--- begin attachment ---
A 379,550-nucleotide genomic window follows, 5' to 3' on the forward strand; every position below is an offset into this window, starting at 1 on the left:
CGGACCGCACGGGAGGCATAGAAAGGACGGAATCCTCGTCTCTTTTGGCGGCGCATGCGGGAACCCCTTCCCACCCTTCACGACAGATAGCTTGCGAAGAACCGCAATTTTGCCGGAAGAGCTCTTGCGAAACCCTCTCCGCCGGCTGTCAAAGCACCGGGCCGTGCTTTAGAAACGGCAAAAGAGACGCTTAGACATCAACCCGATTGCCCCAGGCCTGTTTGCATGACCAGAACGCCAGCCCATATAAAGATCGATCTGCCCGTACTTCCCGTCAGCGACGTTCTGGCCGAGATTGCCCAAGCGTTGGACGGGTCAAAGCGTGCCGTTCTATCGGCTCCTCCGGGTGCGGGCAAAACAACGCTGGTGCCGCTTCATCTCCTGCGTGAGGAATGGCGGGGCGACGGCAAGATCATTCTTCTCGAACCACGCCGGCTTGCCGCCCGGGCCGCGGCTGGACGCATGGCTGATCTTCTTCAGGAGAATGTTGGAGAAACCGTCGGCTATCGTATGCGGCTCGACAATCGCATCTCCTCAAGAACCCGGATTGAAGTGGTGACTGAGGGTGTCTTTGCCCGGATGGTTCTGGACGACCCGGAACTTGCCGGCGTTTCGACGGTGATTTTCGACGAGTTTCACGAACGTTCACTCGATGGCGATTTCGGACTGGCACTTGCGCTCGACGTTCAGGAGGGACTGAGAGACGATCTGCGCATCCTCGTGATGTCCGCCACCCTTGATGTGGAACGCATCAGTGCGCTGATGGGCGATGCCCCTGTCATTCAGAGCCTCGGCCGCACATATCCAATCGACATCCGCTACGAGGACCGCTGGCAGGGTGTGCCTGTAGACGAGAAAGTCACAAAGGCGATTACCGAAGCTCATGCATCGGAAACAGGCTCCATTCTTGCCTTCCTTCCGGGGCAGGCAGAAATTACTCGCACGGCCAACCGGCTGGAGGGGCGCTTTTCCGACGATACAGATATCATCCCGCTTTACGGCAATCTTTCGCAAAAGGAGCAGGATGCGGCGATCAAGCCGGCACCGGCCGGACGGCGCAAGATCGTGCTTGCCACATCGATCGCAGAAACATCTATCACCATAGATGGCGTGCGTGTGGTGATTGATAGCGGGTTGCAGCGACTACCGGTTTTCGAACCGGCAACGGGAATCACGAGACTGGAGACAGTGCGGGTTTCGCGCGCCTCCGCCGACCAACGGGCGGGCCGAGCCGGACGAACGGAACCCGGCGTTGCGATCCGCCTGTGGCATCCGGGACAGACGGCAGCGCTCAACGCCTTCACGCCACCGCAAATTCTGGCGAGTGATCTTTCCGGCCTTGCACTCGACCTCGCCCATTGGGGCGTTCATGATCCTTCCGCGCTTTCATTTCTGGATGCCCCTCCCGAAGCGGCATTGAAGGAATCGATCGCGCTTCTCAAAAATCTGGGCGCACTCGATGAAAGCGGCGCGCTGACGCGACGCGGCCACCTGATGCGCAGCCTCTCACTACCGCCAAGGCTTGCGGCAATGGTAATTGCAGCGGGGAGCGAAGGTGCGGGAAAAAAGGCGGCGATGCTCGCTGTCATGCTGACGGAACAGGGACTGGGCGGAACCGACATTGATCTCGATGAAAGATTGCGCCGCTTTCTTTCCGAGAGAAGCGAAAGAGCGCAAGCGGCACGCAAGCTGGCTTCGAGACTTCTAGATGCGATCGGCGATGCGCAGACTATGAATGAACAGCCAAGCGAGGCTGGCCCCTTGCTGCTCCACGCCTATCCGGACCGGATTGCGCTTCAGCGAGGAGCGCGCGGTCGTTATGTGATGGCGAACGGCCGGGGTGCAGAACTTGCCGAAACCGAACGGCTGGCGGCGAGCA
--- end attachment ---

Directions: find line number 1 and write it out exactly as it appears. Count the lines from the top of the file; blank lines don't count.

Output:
A 379,550-nucleotide genomic window follows, 5' to 3' on the forward strand; every position below is an offset into this window, starting at 1 on the left: